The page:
Dictators don’t burn out, they burn up. They isolate themselves. They make the media say only good things about them. They surround themselves with yes men, toadies, and sycophants and then eventually believe the hype they have built up around themselves. They see themselves as political geniuses because they have made an entire nation bend to their will. The world treats them with respect because they are scary, and they know how to strike terror in human hearts. They rattle their sabers, let loose their nuke delivery systems to show how they can reach us anywhere, they own their countries’ military forces and there are no checks on their behavior. Sometimes they are all talk, sometimes they hold real power. Dictators can be benevolent but are often stealing from the people they are supposed to be leading, from the society they all live in, and benevolence does not always last.
What combination of nature and nurture produces a man (except for rumors of Amazonian queens it is always a man) who sets out to conquer first his own people and then the known world? Genghis Khan (Mongol, born to an Imperial Family, Nomadic), Kublai Khan (Grandson of Genghis), Attila the Hun (brutal and harsh, ruled people by fear), the Caesar’s (born to an aristocratic family, but not rich), Alexander the Great (born to Phillip II ruler of Macedon). Autocrats do not always rise from wealthy families; in fact, strong men seem to rise from all types of backgrounds. Was Hitler’s family rich and prominent (poor)? How about Mussolini (from a poor family)? Bolsonaro (middle class)? Orban (middle class)? Putin (Father in Navy and then a soldier, Mother factory worker)?
How is it that some people control power, they use it judiciously, and can set it aside when the opportunity arises to pass the power on? How is it those other strong men become gripped by power, it becomes a sign of weakness to let it go, and it drives them mad? On another day in another discussion someone argued that all traits of humans can be put down to neurological pathways and biochemical processes. What do the neurologic pathways of a dictator look like? Do dictators’ brains have common pathways? Unless we learn a lot more about brain chemistry, we may never know the answer to that. Our DNA is more concrete than the paths our experiences trace through our neurons and store in our gray matter.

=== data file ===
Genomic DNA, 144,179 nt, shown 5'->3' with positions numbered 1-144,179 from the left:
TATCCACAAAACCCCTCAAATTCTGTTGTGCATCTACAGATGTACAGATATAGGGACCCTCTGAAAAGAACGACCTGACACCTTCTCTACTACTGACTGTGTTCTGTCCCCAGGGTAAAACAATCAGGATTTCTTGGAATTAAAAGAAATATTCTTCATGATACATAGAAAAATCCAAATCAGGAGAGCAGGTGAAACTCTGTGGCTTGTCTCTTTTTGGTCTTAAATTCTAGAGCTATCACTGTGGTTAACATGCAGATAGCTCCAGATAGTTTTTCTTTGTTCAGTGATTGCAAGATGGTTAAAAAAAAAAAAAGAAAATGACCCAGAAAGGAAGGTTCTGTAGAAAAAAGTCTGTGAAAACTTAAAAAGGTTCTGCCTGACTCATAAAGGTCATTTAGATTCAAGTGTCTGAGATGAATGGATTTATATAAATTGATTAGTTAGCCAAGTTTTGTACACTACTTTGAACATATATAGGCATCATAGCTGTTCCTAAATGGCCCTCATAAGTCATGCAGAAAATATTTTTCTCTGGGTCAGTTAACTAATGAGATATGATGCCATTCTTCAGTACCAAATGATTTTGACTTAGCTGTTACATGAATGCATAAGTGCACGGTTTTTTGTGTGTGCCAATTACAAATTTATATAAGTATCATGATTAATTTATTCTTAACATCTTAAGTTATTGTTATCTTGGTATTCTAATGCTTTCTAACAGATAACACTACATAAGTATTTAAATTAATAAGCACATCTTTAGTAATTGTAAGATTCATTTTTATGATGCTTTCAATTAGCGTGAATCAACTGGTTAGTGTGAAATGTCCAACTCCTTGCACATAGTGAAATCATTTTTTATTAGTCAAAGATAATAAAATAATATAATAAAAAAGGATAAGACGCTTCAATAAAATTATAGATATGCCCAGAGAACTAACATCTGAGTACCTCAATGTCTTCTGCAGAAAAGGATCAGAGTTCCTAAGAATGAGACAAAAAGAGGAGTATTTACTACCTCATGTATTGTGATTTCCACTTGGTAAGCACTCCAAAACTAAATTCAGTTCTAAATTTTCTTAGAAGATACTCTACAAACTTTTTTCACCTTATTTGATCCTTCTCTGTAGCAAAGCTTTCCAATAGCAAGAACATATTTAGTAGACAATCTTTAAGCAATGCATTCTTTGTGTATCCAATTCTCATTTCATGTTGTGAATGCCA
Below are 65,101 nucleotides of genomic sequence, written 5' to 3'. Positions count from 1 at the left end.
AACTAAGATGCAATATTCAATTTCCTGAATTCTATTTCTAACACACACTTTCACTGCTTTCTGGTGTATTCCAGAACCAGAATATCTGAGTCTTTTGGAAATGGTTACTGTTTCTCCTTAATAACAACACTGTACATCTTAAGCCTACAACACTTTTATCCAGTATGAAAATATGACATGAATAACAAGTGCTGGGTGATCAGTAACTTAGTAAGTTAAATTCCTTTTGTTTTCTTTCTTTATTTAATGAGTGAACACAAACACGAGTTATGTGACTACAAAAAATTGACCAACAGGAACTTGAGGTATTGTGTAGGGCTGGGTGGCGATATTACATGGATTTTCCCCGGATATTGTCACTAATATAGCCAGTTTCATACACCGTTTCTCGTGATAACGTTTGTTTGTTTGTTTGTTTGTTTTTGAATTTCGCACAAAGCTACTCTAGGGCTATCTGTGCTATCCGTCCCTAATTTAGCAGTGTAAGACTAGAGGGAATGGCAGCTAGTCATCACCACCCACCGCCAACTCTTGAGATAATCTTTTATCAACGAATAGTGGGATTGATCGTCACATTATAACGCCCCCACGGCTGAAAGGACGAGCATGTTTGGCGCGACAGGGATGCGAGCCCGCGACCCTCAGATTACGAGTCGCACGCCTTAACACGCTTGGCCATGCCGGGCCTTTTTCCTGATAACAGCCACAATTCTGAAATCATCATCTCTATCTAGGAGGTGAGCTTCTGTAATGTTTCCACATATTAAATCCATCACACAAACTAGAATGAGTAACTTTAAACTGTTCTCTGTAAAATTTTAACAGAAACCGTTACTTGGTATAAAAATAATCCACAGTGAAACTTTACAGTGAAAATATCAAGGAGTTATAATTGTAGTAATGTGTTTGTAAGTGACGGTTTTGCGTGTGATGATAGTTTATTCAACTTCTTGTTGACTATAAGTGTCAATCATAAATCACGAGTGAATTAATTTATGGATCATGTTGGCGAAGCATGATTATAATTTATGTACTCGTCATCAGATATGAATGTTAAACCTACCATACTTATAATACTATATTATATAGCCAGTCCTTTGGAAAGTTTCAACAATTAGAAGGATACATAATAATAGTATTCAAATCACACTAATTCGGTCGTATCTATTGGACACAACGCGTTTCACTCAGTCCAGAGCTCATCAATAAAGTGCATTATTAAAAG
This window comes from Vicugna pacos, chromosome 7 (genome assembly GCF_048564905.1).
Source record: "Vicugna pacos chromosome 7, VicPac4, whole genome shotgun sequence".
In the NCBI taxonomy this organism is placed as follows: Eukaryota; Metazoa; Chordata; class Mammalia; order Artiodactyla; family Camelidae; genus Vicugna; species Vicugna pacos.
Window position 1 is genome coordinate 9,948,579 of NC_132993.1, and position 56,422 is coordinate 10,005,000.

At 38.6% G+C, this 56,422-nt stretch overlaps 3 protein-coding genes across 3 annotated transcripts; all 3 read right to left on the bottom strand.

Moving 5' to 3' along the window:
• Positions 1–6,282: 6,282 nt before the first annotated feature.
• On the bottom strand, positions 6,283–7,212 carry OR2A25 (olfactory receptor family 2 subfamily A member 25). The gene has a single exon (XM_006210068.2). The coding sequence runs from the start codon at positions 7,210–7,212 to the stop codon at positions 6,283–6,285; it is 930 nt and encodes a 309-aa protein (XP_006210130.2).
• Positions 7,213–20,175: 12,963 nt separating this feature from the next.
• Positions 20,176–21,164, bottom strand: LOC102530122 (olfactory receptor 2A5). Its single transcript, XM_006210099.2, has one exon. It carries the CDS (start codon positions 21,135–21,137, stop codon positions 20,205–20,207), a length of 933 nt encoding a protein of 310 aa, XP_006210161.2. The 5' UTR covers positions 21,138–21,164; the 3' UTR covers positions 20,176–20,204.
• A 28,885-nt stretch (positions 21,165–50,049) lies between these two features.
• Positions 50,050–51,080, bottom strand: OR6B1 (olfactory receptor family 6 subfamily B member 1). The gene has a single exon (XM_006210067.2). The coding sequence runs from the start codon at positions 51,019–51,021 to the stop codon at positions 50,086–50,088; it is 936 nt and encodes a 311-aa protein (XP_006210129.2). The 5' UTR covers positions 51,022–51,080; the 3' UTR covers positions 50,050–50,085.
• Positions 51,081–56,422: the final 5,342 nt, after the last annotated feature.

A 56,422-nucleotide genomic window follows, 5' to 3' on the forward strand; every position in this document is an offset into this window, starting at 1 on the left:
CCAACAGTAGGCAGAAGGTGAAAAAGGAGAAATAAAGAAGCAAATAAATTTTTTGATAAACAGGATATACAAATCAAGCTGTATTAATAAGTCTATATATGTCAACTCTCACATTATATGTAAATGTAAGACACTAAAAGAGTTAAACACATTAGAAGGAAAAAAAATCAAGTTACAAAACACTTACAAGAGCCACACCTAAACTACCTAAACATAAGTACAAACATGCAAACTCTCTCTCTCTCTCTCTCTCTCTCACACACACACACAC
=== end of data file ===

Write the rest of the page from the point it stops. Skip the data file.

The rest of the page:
ABC News - From a Google Image Search
Saddam Hussein held the world stage for some moments as he ranted and raved and flirted with big-power nations and kept his people living the traditional Iraqi lifestyle out of national pride, or disdain for modernity, or for religious reasons. Although he rarely spoke of religion, the various sects represented the hierarchy of power and privilege in Iraq. Sunnis and Shias and Kurds and Christians lived together in a careful balance of hostilities. Hussein bullied them all together into a nation that he controlled with fear and threats and heightened nationalism. He was an odd collection of exuberance, curiosity, cruelty, and criticism.
You can buy tapes of his speeches and his rants. Macleans reviews Saddam like this: